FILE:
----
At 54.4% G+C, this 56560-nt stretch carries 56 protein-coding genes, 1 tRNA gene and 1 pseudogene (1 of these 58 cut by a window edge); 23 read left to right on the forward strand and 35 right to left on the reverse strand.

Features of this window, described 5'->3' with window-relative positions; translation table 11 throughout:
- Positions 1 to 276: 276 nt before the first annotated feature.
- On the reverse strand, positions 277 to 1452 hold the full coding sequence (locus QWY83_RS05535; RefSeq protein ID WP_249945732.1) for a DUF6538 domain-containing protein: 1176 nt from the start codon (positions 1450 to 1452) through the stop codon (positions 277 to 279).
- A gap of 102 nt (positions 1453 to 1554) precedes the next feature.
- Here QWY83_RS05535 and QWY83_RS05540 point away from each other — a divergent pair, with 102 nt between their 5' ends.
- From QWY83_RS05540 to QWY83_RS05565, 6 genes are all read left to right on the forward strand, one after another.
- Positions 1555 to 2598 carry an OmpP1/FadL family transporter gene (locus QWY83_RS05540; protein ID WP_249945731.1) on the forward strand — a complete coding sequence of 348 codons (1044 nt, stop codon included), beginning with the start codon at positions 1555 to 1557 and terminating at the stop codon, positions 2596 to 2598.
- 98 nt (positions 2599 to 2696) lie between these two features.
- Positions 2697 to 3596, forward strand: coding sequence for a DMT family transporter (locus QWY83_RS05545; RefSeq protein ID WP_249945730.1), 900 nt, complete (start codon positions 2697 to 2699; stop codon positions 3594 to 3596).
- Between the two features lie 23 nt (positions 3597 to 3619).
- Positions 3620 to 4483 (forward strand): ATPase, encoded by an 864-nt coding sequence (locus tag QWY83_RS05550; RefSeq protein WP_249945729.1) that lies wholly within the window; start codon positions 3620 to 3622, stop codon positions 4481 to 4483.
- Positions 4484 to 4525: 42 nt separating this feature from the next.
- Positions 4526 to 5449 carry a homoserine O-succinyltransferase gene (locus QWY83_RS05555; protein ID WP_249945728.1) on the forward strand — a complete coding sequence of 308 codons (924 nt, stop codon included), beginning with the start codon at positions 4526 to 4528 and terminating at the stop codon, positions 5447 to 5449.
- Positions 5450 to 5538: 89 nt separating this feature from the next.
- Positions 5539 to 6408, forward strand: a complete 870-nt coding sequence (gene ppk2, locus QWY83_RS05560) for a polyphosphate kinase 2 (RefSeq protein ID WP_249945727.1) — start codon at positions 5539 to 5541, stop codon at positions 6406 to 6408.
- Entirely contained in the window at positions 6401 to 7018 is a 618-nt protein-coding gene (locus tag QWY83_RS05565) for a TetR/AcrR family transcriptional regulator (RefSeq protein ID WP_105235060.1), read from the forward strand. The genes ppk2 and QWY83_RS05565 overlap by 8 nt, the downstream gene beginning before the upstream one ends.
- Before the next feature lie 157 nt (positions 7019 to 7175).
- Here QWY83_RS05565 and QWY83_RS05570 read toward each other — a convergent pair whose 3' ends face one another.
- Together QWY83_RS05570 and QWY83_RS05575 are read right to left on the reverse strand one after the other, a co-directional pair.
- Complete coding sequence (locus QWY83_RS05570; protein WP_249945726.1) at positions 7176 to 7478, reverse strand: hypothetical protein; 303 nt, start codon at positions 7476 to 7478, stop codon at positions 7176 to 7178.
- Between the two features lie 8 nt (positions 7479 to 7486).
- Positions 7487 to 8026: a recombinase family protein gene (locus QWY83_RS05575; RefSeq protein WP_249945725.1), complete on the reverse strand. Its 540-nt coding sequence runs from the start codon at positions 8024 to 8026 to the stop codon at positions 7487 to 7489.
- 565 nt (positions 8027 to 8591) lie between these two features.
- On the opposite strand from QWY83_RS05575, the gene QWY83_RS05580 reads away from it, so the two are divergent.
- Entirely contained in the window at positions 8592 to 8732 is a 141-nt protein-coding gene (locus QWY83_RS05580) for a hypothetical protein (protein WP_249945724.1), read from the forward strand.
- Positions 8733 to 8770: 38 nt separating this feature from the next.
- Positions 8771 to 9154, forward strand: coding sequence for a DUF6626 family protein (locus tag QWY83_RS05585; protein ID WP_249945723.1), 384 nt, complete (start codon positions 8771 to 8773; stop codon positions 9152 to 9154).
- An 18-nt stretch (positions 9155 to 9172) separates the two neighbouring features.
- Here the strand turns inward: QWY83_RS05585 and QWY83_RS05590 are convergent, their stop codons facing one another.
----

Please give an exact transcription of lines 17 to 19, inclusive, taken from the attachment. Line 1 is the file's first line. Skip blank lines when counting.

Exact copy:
- Entirely contained in the window at positions 6401 to 7018 is a 618-nt protein-coding gene (locus tag QWY83_RS05565) for a TetR/AcrR family transcriptional regulator (RefSeq protein ID WP_105235060.1), read from the forward strand. The genes ppk2 and QWY83_RS05565 overlap by 8 nt, the downstream gene beginning before the upstream one ends.
- Before the next feature lie 157 nt (positions 7019 to 7175).
- Here QWY83_RS05565 and QWY83_RS05570 read toward each other — a convergent pair whose 3' ends face one another.